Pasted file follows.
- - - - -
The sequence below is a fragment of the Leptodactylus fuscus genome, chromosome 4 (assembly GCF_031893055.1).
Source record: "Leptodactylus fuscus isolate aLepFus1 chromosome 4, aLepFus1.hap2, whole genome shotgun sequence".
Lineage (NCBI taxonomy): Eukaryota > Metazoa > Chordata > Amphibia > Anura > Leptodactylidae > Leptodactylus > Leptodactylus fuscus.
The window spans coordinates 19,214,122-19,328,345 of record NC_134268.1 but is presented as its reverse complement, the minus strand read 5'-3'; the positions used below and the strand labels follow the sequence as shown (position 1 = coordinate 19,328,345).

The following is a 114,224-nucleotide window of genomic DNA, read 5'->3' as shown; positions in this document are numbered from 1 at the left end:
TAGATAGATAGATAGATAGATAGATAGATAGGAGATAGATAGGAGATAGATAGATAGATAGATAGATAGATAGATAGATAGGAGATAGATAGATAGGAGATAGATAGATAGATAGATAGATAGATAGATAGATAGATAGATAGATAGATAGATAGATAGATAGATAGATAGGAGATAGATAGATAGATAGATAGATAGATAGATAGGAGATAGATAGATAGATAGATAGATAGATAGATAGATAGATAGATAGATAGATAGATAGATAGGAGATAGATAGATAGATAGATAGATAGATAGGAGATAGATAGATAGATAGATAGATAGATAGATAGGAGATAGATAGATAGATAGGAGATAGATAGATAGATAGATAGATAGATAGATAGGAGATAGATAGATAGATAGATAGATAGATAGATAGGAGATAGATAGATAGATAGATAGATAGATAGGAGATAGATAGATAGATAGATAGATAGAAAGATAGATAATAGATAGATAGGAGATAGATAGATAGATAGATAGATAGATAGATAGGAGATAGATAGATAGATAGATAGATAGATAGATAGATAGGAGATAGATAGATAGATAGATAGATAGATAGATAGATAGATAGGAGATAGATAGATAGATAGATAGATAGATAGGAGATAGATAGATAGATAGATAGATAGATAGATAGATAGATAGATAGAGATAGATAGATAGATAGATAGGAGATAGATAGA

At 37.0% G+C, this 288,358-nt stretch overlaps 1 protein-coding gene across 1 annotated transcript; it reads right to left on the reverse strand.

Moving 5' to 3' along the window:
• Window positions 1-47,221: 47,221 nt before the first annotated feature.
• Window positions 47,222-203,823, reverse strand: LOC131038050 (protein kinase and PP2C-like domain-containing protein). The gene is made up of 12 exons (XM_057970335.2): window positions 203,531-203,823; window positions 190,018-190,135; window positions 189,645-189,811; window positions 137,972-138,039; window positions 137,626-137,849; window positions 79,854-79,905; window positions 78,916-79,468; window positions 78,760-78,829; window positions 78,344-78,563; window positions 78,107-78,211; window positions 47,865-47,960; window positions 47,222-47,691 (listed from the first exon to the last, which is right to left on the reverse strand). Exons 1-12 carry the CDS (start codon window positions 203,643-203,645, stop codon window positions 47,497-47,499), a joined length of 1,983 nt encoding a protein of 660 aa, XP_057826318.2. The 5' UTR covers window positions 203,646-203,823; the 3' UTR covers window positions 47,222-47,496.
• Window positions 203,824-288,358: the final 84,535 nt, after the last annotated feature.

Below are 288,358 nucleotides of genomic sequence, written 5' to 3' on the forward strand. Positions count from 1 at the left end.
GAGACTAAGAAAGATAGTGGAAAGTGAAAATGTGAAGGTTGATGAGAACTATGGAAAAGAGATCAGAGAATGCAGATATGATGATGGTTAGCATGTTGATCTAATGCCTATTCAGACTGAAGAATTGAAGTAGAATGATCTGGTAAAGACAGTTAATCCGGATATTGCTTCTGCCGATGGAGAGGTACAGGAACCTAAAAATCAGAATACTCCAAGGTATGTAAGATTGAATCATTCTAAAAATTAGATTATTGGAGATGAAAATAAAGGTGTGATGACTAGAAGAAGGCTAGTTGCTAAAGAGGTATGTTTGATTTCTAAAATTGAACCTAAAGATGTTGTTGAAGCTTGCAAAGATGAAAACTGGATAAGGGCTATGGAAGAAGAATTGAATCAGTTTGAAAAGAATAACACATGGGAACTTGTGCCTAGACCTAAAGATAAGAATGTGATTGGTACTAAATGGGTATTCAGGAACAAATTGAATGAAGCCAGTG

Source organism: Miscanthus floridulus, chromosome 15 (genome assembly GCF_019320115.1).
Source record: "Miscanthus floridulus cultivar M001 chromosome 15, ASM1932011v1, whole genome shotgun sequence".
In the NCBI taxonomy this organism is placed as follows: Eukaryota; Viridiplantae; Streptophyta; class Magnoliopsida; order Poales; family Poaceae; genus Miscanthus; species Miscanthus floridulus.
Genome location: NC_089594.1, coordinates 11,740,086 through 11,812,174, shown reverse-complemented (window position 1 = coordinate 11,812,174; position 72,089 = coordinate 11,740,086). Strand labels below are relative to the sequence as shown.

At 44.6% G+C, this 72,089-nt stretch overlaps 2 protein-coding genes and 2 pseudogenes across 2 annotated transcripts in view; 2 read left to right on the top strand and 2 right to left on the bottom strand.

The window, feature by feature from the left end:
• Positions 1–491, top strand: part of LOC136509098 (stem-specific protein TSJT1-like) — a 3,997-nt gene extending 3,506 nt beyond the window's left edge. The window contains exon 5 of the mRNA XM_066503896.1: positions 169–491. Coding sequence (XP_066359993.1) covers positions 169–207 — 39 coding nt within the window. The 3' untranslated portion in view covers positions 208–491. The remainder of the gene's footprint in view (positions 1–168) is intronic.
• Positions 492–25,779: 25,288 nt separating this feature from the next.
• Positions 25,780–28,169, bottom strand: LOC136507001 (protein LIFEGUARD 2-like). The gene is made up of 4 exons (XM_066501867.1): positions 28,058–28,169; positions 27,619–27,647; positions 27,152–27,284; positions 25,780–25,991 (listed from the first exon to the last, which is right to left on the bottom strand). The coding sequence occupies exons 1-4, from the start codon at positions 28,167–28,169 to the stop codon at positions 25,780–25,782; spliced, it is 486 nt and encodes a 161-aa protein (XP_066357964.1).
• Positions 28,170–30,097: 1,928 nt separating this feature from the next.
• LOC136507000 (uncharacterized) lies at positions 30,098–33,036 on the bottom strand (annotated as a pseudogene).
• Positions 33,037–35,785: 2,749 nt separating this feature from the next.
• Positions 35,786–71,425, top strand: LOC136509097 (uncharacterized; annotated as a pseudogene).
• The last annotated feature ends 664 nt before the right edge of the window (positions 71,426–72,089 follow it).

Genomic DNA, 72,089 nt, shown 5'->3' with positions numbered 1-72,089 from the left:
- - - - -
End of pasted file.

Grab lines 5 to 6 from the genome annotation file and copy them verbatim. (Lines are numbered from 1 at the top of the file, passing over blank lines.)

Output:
The following is a 114,224-nucleotide window of genomic DNA, read 5'->3' as shown; positions in this document are numbered from 1 at the left end:
TAGATAGATAGATAGATAGATAGATAGATAGGAGATAGATAGGAGATAGATAGATAGATAGATAGATAGATAGATAGATAGGAGATAGATAGATAGGAGATAGATAGATAGATAGATAGATAGATAGATAGATAGATAGATAGATAGATAGATAGATAGATAGATAGATAGGAGATAGATAGATAGATAGATAGATAGATAGATAGGAGATAGATAGATAGATAGATAGATAGATAGATAGATAGATAGATAGATAGATAGATAGATAGGAGATAGATAGATAGATAGATAGATAGATAGGAGATAGATAGATAGATAGATAGATAGATAGATAGGAGATAGATAGATAGATAGGAGATAGATAGATAGATAGATAGATAGATAGATAGGAGATAGATAGATAGATAGATAGATAGATAGATAGGAGATAGATAGATAGATAGATAGATAGATAGGAGATAGATAGATAGATAGATAGATAGAAAGATAGATAATAGATAGATAGGAGATAGATAGATAGATAGATAGATAGATAGATAGGAGATAGATAGATAGATAGATAGATAGATAGATAGATAGGAGATAGATAGATAGATAGATAGATAGATAGATAGATAGATAGGAGATAGATAGATAGATAGATAGATAGATAGGAGATAGATAGATAGATAGATAGATAGATAGATAGATAGATAGATAGAGATAGATAGATAGATAGATAGGAGATAGATAGA